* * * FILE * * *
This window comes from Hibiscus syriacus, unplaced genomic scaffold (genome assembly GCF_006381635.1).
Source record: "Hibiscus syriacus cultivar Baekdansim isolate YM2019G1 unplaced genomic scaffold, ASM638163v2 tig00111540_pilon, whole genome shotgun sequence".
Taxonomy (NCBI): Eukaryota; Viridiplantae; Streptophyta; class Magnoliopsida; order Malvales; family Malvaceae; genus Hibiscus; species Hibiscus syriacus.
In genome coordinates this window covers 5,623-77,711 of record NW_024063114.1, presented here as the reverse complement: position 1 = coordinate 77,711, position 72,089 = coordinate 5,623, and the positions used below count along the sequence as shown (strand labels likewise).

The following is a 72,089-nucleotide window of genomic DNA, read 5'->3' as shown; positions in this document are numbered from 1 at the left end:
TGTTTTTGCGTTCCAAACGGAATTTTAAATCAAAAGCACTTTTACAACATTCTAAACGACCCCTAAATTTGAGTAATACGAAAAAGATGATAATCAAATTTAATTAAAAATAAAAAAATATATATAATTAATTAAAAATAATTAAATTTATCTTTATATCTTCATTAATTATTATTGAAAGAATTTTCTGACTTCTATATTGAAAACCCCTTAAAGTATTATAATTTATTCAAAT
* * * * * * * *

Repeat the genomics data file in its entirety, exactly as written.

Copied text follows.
This window comes from Hibiscus syriacus, unplaced genomic scaffold (genome assembly GCF_006381635.1).
Source record: "Hibiscus syriacus cultivar Baekdansim isolate YM2019G1 unplaced genomic scaffold, ASM638163v2 tig00111540_pilon, whole genome shotgun sequence".
Taxonomy (NCBI): Eukaryota; Viridiplantae; Streptophyta; class Magnoliopsida; order Malvales; family Malvaceae; genus Hibiscus; species Hibiscus syriacus.
In genome coordinates this window covers 5,623-77,711 of record NW_024063114.1, presented here as the reverse complement: position 1 = coordinate 77,711, position 72,089 = coordinate 5,623, and the positions used below count along the sequence as shown (strand labels likewise).

The following is a 72,089-nucleotide window of genomic DNA, read 5'->3' as shown; positions in this document are numbered from 1 at the left end:
TGTTTTTGCGTTCCAAACGGAATTTTAAATCAAAAGCACTTTTACAACATTCTAAACGACCCCTAAATTTGAGTAATACGAAAAAGATGATAATCAAATTTAATTAAAAATAAAAAAATATATATAATTAATTAAAAATAATTAAATTTATCTTTATATCTTCATTAATTATTATTGAAAGAATTTTCTGACTTCTATATTGAAAACCCCTTAAAGTATTATAATTTATTCAAAT